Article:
Friday, May 19, 2023

Not what changes but what remains the same...

Sermon for Ascension Thursday (AM) preached on Thursday, May 18, 2023.

Though Ascension often focuses on what changes in our Lord’s Ascension to the right hand of the Father, it is even more important to remember what remains the same.  Scripture is more focused on what remains the same than what is new or what changes.  You and I are transfixed by new things.  In our age of rapid change it is easy for us to look at Scripture with the same baited breathe for what is new and yet the message of God’s Word is yesterday, today, and forever the same.

Our Lord is still the Incarnate One.  He does not ascend to some vague spiritual place to inhabit some vague spiritual presence.  He is the same Lord, born of the Virgin yet without a human father.  He is the same Lord who grew and matured into a man among men.  He is the same Lord who carried out His public ministry of proclaiming the Kingdom of God in our midst because He is here.  He is the same Lord who suffered for our sin and died our death.  He is the same Lord who rose on the third day and was seen by more than 500 witnesses.

Why is that important?  Because Christ seals our relationship with the Father by His incarnation, holy life, life-giving death, and mighty resurrection.  There are no surprises in store for Him or for us.  It is not the unknown we face but the future He has prepared that we might be with Him and He with us forever.  There will be no fruit basket upset on judgment day.  He is the same Christ who will present us to the Father clothed in His righteousness and washed clean in His blood.  

He wears the same scars of Calvary but no longer as marks of suffering.  Now they are the marks of victory because of what that suffering has accomplished.  He has the glorified flesh of the one who can no longer die.  We find comfort in this because it means that our scars and wounds are likewise no longer the marks of our defeat or loss but in Christ become the marks of glory when we shall dwell with Him, having finished the race, fought the good fight, and endured to the end.

He is still with us.  To be sure, the mode of His presence has changed but not the presence itself.  He is still with us in flesh and blood – now the flesh and blood of the Holy Eucharist.  He is still with us speaking the kingdom into our ears but now through the voice of His Word.  He is still giving us the living water but now in the font where we are born again to everlasting life.  He is still silencing the devil, forgiving sins, and making the wounded whole – now through the means of grace.

None of that changes – not who Christ is or what He has accomplished for us or what He gives to us.  The mode by which He is present and imparts the blessings of the cross to us has changed but not the Christ who is with us always to the end of the world or the fruits of His redeeming work imparted now through the Word of God and the Sacraments.

That is why the disciples are told to stop staring into the sky.  The Lord had already given them the promise of the Spirit and they were to go back into the city and await the fulfillment of the promise.  Jesus was not up there somewhere.  He was still with them as they would soon witness with tongues of fire and languages spoken without learning them.  They were reassured by this and returned to the city not with the downcast hearts of sorrow but with joy, even great joy.  And Luke tells us that where they went.  They went to Church.  They were in the Temple praising God day after day.  Do you see the connection between what we do?  Here in this place, Christ is among us still, doing all that He has promised to do, bestowing the gifts of His grace, and sealing us in the Spirit.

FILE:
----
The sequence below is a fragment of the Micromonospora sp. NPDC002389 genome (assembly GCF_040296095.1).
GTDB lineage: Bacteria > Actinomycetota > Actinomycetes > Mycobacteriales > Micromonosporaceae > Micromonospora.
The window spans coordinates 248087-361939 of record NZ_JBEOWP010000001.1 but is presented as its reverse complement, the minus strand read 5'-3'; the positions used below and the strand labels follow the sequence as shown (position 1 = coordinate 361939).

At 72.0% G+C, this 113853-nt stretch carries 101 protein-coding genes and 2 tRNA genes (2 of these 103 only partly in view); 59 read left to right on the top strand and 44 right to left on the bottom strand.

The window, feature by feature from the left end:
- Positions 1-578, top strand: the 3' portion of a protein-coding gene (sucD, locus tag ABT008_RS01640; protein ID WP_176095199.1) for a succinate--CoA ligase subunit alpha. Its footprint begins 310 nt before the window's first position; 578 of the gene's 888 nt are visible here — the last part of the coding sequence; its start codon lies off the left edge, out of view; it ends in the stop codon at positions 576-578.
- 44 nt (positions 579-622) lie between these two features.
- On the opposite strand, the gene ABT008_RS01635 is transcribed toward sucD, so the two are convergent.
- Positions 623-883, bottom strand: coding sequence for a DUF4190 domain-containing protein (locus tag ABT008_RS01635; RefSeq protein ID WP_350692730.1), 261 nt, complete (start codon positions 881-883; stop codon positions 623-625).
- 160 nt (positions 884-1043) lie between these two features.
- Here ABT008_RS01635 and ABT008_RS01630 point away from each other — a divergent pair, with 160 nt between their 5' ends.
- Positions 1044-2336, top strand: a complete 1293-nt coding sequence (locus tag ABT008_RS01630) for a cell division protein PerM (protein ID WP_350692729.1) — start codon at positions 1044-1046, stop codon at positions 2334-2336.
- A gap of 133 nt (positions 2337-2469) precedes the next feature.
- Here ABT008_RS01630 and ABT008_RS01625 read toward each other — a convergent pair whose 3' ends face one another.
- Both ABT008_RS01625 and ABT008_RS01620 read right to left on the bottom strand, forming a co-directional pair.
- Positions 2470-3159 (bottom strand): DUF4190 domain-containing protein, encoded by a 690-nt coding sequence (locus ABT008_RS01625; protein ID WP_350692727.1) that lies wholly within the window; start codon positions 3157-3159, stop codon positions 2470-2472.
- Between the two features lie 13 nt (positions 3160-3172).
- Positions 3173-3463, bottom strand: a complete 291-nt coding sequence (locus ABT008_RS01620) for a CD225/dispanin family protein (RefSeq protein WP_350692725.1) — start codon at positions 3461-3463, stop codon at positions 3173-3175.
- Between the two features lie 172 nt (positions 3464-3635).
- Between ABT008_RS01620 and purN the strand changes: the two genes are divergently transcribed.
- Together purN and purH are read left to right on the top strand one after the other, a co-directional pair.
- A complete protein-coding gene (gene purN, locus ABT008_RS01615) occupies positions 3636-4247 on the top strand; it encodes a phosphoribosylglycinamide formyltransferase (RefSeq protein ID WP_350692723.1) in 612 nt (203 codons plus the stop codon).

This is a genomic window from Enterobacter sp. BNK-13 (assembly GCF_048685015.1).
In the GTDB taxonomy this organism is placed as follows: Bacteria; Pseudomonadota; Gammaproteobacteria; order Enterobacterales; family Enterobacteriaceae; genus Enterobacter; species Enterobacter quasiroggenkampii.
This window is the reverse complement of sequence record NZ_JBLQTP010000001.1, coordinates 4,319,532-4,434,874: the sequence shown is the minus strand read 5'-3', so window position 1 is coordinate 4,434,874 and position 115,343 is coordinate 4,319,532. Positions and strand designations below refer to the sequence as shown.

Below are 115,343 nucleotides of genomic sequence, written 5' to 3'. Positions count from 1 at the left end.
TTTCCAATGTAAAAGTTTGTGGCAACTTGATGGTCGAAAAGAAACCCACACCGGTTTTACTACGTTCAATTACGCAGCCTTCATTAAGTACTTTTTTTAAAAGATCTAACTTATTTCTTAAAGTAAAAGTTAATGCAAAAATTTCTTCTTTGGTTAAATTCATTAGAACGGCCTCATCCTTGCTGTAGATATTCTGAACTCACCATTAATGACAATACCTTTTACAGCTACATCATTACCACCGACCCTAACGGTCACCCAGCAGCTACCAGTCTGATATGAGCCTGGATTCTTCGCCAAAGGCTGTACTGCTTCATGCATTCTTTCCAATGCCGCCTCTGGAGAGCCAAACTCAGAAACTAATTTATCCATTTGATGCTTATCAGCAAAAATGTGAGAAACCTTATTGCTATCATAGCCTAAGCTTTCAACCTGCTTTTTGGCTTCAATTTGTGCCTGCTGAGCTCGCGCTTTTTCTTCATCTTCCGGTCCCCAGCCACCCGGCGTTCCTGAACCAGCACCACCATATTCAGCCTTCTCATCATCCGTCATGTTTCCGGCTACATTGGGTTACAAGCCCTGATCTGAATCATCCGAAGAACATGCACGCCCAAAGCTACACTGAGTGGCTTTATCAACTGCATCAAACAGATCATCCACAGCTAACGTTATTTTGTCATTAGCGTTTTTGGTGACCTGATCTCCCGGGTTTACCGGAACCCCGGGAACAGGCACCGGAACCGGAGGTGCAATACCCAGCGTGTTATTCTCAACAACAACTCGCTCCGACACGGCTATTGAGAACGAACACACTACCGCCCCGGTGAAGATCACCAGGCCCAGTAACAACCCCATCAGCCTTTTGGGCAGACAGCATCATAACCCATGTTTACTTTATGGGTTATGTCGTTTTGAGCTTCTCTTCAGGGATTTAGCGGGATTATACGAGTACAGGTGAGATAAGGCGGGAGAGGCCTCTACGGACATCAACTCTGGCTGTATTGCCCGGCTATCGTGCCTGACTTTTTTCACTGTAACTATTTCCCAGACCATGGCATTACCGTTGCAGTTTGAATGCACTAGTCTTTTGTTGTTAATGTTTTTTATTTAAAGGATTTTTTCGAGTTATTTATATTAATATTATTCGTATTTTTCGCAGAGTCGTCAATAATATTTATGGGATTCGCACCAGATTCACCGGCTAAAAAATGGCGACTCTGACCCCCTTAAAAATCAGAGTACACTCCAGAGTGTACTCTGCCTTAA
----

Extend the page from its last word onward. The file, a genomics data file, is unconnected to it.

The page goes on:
What is new then?  Jesus had promised that the day would come when they would be His witnesses, first from Jerusalem, then to Judea, then to Samaria, and finally to the ends of the world.  This is what is new.  But this cannot be fulfilled until the Spirit whom the Father will send in Christ’s name has come among them.  On Pentecost we will remember just that – the gift of the Spirit that equipped them for their new calling as witnesses – telling all the world what Jesus said and did.

All that the Lord is remains the same after His Ascension.  He is still the Savior come to redeem and not yet to judge, still the incarnate One of the Virgin by the Spirit, still the Son of Man like us in every way except sin.  All that we need from the Lord remains the same even after the Ascension when His visual image is replaced by the sacramental mediums of Word, water, absolution, and bread and wine. What changed were the disciples.  While the Spirit had not yet been given, we saw them head back to Jerusalem without fear or lament but in great joy.  The same men who had hidden behind locked doors were out in public in the Temple, praising God whom they knew in Christ.  Pentecost will change them more but it was already begun.  So it is for us.  What remains the same gives us the courage to be who God says we are and to what He has called us to do.   Christ is with us, working through us, with joy in our hearts, with confidence in our minds, because Christ is forever the same even as He calls us to step up and out in His Name.

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